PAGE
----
Kirk Douglas on Radio Free Europe and Voice of America

By Ted Lipien

Kirk Douglas in "Let Poland Be Poland"

As Putin's propagandists are again spreading lies around the world and trying to undermine American democracy, it would have been useful for the Voice of America (VOA) to have mentioned in a short VOA obituary Kirk Douglas' defense of free speech behind the Iron Curtain. Kirk Douglas also defended free speech in the United States by opposing in the late 1950s blacklisting by Hollywood of writers and actors suspected of communism. Some of them were Communist Party members but most were not. Even those who were Communist Party members had the right to free speech. The VOA report mentioned that Kirk Douglas had helped to end the blacklisting of Dalton Trumbo who was the screenwriter for the Hollywood movie Spartacus, in which Douglas played the title role and was the executive producer.

The report did not mention that the film was based on a bestselling book by Voice of America’s former chief news writer and editor Howard Fast who had worked on VOA broadcasts in 1943, left in 1944, and was later Communist Party USA member, editor of the Party’s newspaper The Daily Worker and winner of the 1953 Stalin International Peace Prize.

The VOA report also failed to mention that in addition to his pro-free speech activism in the United States, Kirk Douglas who died on February 5, 2020 participated during the Cold War in Radio Free Europe and Voice of America broadcasts. In both cases, he defended free speech and countered propaganda from Soviet Russia and the communist regime in Poland.

Even at the Voice of America, not everybody was in favor of the 1982 U.S. government-sponsored film about communism in Poland in which Kirk Douglas and other Hollywood actors voiced their support for freedom behind the Iron Curtain.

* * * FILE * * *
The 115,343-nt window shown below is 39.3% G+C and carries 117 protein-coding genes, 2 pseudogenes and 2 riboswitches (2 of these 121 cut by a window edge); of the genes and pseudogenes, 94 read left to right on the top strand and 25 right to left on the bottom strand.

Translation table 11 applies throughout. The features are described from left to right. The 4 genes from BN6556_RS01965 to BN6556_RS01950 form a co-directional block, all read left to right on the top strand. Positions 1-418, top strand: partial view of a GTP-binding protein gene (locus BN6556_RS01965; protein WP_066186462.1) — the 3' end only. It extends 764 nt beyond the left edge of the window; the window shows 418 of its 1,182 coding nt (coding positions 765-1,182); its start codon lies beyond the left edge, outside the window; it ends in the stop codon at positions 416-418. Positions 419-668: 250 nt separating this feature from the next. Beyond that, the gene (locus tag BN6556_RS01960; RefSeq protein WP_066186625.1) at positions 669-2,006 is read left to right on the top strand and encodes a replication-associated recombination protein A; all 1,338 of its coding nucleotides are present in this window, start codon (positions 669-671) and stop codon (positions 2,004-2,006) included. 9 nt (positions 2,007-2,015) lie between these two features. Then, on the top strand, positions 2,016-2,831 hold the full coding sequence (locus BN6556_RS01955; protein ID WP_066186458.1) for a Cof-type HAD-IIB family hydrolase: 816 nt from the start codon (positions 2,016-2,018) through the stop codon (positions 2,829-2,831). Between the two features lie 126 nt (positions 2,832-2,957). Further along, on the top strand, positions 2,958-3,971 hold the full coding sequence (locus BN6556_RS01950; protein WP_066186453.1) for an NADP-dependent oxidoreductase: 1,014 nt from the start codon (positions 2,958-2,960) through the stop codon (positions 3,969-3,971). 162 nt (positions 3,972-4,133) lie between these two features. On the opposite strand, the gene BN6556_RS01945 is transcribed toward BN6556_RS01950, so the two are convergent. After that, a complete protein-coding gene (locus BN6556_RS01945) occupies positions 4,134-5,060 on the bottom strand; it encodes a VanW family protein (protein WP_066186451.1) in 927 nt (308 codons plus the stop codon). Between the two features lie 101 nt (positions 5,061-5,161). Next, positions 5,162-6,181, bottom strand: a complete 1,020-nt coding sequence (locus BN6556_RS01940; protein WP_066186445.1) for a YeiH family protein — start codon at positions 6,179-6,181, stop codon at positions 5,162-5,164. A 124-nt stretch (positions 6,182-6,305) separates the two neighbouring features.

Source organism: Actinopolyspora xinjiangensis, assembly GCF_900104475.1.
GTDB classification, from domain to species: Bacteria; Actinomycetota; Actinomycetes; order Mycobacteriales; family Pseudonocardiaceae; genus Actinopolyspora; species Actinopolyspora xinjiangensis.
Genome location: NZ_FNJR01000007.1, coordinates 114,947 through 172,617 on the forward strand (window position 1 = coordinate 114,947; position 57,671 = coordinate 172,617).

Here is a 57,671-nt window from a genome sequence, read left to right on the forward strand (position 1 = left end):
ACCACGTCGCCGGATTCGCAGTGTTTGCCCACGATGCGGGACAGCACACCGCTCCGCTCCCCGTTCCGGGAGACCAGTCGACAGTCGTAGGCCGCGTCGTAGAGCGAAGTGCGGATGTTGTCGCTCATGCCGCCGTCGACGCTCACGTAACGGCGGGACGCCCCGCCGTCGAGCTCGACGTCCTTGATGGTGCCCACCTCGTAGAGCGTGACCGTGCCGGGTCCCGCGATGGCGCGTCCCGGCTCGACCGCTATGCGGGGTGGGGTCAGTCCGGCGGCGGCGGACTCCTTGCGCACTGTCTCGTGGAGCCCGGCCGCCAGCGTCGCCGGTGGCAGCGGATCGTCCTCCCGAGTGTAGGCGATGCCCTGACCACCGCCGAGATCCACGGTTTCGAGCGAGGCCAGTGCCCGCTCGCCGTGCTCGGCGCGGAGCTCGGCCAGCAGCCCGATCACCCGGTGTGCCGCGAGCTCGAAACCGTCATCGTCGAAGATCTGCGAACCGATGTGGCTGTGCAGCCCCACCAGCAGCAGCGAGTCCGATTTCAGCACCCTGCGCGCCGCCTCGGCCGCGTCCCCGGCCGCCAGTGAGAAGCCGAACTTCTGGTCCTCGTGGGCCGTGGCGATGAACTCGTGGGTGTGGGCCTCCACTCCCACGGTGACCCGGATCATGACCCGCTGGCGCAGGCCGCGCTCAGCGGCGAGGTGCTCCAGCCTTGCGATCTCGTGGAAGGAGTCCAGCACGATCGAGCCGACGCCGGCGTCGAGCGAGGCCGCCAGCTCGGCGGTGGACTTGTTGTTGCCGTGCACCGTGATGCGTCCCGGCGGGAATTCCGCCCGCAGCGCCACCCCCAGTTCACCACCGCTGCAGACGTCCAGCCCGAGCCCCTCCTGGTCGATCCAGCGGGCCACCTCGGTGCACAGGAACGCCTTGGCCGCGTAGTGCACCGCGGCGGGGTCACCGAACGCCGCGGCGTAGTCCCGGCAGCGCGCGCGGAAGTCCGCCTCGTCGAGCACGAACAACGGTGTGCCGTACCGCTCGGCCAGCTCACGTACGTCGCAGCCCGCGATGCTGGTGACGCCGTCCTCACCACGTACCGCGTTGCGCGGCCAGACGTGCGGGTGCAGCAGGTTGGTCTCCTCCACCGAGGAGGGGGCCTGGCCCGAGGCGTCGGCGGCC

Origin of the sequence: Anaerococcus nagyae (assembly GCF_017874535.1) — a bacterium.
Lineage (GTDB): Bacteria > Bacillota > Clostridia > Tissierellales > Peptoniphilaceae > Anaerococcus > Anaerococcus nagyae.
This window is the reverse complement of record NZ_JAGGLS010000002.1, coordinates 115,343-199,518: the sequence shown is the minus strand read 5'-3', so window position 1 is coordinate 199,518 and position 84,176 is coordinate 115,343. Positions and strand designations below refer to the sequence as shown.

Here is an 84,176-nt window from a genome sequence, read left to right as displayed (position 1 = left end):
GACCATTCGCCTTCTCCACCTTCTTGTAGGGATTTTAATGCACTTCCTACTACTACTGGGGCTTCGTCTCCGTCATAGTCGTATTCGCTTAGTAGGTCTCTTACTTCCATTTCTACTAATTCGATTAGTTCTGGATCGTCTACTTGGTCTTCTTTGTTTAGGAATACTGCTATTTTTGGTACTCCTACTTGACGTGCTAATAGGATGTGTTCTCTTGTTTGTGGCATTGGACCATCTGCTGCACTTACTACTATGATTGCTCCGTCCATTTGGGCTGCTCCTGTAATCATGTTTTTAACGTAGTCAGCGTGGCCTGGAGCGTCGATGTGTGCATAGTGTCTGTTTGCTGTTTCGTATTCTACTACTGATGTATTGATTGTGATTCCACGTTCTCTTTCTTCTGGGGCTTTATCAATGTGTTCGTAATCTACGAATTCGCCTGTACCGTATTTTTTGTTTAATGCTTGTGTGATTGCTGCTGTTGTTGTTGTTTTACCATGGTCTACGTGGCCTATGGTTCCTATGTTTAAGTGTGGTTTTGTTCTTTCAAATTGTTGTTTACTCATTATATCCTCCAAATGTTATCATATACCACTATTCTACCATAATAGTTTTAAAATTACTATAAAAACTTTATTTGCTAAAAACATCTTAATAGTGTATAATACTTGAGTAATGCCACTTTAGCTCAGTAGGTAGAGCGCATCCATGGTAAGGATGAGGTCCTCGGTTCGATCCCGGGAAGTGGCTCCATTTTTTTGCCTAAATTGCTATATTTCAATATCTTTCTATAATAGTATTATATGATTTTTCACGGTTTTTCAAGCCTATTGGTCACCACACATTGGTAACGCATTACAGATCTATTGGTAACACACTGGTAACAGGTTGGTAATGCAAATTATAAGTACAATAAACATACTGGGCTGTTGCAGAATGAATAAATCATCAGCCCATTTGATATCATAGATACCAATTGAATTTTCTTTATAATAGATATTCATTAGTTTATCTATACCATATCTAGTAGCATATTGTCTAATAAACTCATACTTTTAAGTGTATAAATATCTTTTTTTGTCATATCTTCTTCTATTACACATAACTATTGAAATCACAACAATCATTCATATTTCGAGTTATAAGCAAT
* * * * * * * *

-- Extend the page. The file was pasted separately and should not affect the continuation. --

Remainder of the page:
A few Voice of America English newsroom correspondents and some VOA managers who profoundly disliked Ronald Reagan and his policies were greatly upset by the U.S. government-Hollywood television production of "Let Poland Be Poland." VOA was ordered to broadcast its audio version on January 31, 1982 in response to the imposition of martial law in Poland a month and a half earlier, on December 13, 1981.

To critics, "Let Poland Be Poland" amounted to U.S. government propaganda. Voice of America's foreign language broadcasters, including its Polish Service, however, were highly supportive of the special satellite TV and radio broadcast. They saw it as a completely natural U.S. counter to communist propaganda, which was the one that indeed employed lies, half-truths and other forms of deception. In their view, such propaganda from Warsaw and Moscow needed to be countered not only with news, but also with opinions and ideas presented using various forms of artistic expression. "Let Poland Be Poland" was produced by the United States International Communications Agency (USICA) with Hollywood partners and other private entities.

The agency, ran by President Reagan's close friend Charles Z. Wick, was earlier known as the United States Information Agency (USIA). Later, its name was changed back to USIA. At that time, the Voice of America was one of the elements of USICA. Radio Free Europe (RFE), which was also funded by the United States Congress, but was not part of the federal agency structure and enjoyed much more independence and creative freedom than VOA, had done similar programs with well-known artists and writers for years with enormous success.

SEE: "How Kirk Douglas and Radio Free Europe countered Soviet propaganda". "Let Poland Be Poland" was highly popular in Poland. Even some imprisoned Solidarity activists were able to listen to it on radios smuggled into the internment camps. Ronald Reagan was their hero.